Get ready for a really, really tough punishment for Charles Rangel. “A House panel on Tuesday found Representative Charles B. Rangel guilty of 11 counts of ethical violations, ruling that his failure to pay taxes, improper solicitation of fund-raising donations and failure to accurately report his personal income had brought dishonor on the House. … While the committee has the power to recommend expulsion, that is highly unlikely. Ethics experts and committee members have said that Mr. Rangel, 80, is more likely to face a letter of reprimand or a formal censure.” OK, maybe just a hand slap.

Get government to downsize? Puleeze. David Malpass explains what’s so bad about the Fed’s $600B bond-purchase scheme. “By buying longer term assets, whose value will decline when interest rates rise, the Fed is engineering a fundamental change in the nature of U.S. monetary policy. This has undercut global confidence in the Fed, as reflected in high gold prices, dollar weakness, and large-scale investments abroad by U.S. companies and wealthy individuals. … Both fiscal stimulus and Fed asset purchases raise the same giant red flag. As the government expands its role in the economy, business confidence and hiring decline in the knowledge that there’s no free lunch.”

The Obama team simply doesn’t get it: once again, Secretary of Defense Robert Gates throws cold water on the use of military force for preventing Iran from going nuclear. They sure have gone out of their way to give the mullahs assurance that they can defy us without risking a military strike.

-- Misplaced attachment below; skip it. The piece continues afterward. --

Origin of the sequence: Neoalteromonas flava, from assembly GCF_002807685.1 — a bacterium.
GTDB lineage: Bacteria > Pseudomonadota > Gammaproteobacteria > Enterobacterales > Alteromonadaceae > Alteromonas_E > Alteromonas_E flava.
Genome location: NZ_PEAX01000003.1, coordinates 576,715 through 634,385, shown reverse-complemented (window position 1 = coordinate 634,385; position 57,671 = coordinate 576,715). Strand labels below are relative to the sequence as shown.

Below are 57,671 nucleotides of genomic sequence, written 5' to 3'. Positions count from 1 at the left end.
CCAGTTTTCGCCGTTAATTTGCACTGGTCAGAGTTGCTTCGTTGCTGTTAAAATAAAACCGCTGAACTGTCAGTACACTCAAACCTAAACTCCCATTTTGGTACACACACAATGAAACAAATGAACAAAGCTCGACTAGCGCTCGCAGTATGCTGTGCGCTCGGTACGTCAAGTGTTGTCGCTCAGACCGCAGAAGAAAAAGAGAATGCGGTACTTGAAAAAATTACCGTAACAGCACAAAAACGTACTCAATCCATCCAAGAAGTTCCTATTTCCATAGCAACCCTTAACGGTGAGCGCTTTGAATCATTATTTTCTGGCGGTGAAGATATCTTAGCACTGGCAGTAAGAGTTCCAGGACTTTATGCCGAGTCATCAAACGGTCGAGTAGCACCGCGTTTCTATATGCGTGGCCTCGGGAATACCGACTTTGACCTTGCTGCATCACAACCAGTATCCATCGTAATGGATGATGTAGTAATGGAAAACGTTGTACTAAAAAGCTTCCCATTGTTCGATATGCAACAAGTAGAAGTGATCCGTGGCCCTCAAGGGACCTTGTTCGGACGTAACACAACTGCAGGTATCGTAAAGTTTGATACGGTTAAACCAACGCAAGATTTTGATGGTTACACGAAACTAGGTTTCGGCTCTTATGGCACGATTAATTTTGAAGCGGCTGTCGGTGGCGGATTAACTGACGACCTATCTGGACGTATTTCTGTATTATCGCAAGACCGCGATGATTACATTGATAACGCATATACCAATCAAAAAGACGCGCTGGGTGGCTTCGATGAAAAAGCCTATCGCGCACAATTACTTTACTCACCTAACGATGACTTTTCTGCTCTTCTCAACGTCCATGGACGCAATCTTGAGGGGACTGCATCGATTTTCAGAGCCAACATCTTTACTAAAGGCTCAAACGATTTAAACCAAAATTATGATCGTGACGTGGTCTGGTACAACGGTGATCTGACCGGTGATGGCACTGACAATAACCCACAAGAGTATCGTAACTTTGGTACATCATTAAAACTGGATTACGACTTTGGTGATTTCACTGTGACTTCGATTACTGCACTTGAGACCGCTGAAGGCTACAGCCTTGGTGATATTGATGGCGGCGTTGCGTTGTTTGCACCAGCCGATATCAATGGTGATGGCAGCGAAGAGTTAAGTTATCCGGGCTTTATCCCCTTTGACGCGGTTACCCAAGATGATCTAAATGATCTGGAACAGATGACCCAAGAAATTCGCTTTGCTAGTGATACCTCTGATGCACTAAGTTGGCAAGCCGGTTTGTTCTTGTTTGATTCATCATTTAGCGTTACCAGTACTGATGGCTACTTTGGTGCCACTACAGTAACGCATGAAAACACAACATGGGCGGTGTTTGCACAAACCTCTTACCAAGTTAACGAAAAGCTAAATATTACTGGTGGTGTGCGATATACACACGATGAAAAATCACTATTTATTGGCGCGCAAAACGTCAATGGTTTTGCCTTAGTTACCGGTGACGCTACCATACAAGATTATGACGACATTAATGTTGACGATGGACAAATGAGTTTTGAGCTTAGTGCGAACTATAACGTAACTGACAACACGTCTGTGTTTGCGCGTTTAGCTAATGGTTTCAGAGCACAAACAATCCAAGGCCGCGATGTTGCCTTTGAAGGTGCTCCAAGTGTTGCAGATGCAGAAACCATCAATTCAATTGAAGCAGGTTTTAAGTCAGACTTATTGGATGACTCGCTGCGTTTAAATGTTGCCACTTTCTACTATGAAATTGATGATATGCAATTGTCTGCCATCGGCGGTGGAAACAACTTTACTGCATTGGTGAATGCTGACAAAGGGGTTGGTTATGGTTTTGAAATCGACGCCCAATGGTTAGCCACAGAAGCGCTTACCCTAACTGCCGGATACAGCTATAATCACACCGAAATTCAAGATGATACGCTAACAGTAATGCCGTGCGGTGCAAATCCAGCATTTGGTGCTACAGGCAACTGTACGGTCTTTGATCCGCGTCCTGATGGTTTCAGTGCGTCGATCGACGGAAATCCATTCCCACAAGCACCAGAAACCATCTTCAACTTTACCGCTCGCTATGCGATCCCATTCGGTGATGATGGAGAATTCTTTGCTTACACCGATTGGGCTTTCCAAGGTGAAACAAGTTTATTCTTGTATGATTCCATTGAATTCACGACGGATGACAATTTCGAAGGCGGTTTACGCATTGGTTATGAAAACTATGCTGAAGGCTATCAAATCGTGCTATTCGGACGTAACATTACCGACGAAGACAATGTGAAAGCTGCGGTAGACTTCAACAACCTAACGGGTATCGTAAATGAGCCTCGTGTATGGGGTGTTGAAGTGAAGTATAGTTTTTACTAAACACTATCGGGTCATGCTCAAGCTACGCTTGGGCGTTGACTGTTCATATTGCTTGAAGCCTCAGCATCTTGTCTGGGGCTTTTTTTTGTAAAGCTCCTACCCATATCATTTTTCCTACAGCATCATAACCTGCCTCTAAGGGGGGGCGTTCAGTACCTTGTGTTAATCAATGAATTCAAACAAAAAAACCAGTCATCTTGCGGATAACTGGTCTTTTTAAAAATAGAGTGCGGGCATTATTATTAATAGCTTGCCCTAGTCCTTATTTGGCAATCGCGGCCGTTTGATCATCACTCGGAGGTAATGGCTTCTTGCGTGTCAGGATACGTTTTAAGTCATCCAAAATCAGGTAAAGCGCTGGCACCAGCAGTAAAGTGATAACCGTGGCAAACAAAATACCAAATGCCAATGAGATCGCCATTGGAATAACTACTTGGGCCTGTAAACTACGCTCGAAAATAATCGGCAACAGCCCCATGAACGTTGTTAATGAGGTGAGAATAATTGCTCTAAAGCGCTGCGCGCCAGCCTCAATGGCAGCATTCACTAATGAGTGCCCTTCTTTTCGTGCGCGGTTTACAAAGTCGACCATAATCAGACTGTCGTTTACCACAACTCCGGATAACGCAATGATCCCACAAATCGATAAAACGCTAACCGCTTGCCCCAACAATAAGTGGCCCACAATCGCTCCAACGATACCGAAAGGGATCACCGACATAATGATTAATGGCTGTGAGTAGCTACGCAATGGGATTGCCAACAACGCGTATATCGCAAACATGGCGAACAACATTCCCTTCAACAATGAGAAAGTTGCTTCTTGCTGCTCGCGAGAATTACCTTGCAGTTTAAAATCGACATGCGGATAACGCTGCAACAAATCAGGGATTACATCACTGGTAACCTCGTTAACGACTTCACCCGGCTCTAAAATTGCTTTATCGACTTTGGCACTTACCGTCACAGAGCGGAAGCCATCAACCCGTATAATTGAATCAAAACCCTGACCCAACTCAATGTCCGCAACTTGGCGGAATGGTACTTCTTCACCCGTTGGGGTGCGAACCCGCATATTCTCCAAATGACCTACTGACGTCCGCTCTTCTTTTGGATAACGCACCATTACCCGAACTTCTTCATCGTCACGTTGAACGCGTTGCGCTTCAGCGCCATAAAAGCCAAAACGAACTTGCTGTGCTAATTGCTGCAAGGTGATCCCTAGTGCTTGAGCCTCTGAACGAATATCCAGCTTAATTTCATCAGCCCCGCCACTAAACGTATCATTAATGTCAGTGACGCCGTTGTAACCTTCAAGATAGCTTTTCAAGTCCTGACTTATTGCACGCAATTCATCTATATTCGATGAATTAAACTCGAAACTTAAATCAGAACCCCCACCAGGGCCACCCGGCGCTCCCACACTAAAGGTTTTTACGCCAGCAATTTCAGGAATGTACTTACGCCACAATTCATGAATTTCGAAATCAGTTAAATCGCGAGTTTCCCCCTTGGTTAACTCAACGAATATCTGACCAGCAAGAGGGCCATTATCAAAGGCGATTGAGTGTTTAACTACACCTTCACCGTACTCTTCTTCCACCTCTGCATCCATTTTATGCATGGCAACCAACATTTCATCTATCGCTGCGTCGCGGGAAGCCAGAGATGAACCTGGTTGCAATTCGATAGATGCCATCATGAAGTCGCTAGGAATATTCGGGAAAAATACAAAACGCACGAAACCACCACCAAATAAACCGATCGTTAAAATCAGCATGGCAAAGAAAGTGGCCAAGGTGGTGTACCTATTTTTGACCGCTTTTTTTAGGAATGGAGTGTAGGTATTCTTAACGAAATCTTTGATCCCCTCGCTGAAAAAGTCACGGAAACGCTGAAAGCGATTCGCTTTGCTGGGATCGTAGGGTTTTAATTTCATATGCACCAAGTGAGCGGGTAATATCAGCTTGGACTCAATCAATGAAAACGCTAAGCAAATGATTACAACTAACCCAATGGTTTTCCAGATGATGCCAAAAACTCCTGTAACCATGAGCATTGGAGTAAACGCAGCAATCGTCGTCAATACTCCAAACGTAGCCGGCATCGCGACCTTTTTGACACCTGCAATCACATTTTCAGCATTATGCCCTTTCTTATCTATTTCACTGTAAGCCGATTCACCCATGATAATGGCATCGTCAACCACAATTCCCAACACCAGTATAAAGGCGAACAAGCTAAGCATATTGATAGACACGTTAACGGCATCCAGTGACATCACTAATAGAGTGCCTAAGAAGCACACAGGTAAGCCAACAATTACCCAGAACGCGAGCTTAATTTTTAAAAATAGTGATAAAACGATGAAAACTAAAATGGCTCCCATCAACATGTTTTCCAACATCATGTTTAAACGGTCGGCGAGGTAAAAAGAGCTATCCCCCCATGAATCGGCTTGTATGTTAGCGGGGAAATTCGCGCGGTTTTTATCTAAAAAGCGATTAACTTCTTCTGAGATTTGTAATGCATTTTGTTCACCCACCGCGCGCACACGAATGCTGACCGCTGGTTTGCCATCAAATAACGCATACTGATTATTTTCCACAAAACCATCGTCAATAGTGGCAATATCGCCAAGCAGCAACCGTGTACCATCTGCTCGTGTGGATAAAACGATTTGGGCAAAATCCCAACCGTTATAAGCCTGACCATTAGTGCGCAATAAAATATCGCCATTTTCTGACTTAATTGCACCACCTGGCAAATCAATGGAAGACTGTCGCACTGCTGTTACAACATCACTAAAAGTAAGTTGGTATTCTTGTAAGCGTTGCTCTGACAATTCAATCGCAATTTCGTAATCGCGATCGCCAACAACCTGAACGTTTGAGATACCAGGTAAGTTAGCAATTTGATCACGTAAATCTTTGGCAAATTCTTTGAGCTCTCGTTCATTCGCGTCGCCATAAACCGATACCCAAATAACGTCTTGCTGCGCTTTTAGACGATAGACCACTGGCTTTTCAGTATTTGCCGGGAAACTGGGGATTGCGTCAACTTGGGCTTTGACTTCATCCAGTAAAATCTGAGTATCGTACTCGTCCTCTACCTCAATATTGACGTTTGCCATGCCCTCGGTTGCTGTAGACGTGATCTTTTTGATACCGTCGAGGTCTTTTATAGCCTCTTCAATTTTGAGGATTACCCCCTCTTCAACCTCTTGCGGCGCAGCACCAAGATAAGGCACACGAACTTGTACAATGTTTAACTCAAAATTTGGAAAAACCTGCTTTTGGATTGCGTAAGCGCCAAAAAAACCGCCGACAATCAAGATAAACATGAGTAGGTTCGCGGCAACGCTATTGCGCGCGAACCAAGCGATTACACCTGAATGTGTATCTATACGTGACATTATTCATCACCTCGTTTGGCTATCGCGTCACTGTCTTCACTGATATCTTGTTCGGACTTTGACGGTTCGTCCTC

Bibi says he needs to get the U.S. bribes promises in writing. “Prime Minister Binyamin Netanyahu said Tuesday that Israeli approval of a 90-day settlement freeze was contingent upon a written US pledge regarding a package of incentives that insured his country’s security and national interests, diplomatic sources told The Jerusalem Post.” Now, there’s a “rock-solid” relationship for you.

House Dems get their anger out. “Disgruntled Democrats finally had a chance to confront Speaker Nancy Pelosi face-to-face for the first time during a raucous closed-door caucus meeting Tuesday, as defeated Rep. Allen Boyd called her ‘the face of our defeat.’ ‘We need new leadership,’ Boyd, a Florida Democrat, told his colleagues, according to sources in the room. … Pelosi, her top elected lieutenants and her aides have been scrambling to defuse discontent following the election. They are actively working to prevent a delay in the leadership vote and to deny support to a slate of proposals by moderate ‘Blue Dog’ Democrats that would weaken her hand in the minority by making top appointive positions subject to caucus election.”

Investors get jittery: “Global stock markets’ steady march higher was interrupted by concerns about growth in China, debt in Europe and the Federal Reserve’s $600 billion plan to stimulate the U.S. economy. Tuesday’s world-wide selling was touched off by a 4% stock drop in Shanghai. It spread to Europe, where markets fell more than 2%, and then to the U.S., pushing the Dow Jones Industrial Average down 1.6%, its worst point and percentage decline since August 11.”

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Oh No, Not Israel!

The left is plainly miffed that liberal candidates are being called out for their inconsistent or downright hostile stance toward Israel. In a scurrilous column (in the Jerusalem Post no less), we are told of the menacing “Republican efforts to transform support for Israel from a long-standing bipartisan national consensus into a divisive partisan wedge issue.” That means that a Republican is challenging the pro-Israel bona fides of his J Street–endorsed opponent.